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Racial, Ethnic, and Religious Minorities in World War I: A Resource Guide

Cultural, ethnic, and religious minorities served on the front lines, in military support roles, and on the home front during the First World War. This guide comprises Library of Congress digital resources and print materials related to the topic.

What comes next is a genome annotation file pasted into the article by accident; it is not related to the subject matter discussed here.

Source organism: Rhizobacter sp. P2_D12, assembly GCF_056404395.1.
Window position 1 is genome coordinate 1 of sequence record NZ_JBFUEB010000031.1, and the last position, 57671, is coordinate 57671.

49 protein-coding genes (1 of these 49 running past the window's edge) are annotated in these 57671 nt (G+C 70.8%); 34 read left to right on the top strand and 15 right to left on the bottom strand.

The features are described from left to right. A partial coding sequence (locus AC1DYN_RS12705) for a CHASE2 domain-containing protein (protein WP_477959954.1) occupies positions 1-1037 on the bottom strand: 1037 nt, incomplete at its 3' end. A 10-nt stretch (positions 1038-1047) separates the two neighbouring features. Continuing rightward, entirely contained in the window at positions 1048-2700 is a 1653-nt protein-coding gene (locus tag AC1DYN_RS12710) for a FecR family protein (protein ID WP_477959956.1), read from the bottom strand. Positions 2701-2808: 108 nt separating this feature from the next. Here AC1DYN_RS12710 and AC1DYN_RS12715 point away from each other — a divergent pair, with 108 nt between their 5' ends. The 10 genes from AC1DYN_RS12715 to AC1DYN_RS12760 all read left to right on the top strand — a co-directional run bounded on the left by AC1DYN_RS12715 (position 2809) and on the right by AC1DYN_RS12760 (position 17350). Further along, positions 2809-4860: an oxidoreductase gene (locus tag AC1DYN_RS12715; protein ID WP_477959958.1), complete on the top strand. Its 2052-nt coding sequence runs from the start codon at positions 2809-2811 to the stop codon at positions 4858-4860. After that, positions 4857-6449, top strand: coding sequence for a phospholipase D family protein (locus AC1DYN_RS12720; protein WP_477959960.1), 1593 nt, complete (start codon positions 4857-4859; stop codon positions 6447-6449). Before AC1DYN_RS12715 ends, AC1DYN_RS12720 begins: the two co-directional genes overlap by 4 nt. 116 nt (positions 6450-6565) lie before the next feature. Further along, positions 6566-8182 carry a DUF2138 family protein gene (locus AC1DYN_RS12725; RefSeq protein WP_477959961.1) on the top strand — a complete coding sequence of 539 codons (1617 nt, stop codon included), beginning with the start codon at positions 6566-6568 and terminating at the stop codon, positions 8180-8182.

American ethnic, religious and cultural minorities served during the First World War in the front lines, in support units, at sea, and in factories and on farms. Their contributions were vital to the war effort. They came from families of recent, naturalized immigrants and from long-established immigrant families. They served in infantry units such as the African American 369th Infantry Regiment (the Harlem Hellfighters), and the Irish American 69th Infantry Regiment (the Fighting 69th) of the New York National Guard. They served in the Hawaii National Guard. They served from various tribes as Native American Code Talkers, providing unbreakable secret communications. They served throughout the military in all branches. They also served as nurses and helped keep the military supplied through food and materiel production. Together they all contributed to victory for the Allies and the United States.